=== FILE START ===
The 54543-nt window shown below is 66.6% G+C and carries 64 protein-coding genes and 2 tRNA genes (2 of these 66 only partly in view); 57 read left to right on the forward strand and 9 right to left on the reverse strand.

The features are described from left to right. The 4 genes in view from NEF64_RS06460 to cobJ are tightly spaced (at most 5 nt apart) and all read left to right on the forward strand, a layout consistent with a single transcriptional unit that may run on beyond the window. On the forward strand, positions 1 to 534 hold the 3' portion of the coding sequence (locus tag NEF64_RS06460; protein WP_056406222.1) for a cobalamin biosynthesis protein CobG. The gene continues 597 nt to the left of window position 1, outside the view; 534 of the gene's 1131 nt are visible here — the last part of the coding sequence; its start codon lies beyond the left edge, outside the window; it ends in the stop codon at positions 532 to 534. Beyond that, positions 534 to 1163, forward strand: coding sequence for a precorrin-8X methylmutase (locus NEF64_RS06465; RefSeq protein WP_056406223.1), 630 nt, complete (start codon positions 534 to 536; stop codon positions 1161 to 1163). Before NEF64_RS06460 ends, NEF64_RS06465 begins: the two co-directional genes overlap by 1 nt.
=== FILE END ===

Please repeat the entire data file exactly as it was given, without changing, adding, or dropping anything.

The 54543-nt window shown below is 66.6% G+C and carries 64 protein-coding genes and 2 tRNA genes (2 of these 66 only partly in view); 57 read left to right on the forward strand and 9 right to left on the reverse strand.

The features are described from left to right. The 4 genes in view from NEF64_RS06460 to cobJ are tightly spaced (at most 5 nt apart) and all read left to right on the forward strand, a layout consistent with a single transcriptional unit that may run on beyond the window. On the forward strand, positions 1 to 534 hold the 3' portion of the coding sequence (locus tag NEF64_RS06460; protein WP_056406222.1) for a cobalamin biosynthesis protein CobG. The gene continues 597 nt to the left of window position 1, outside the view; 534 of the gene's 1131 nt are visible here — the last part of the coding sequence; its start codon lies beyond the left edge, outside the window; it ends in the stop codon at positions 532 to 534. Beyond that, positions 534 to 1163, forward strand: coding sequence for a precorrin-8X methylmutase (locus NEF64_RS06465; RefSeq protein WP_056406223.1), 630 nt, complete (start codon positions 534 to 536; stop codon positions 1161 to 1163). Before NEF64_RS06460 ends, NEF64_RS06465 begins: the two co-directional genes overlap by 1 nt.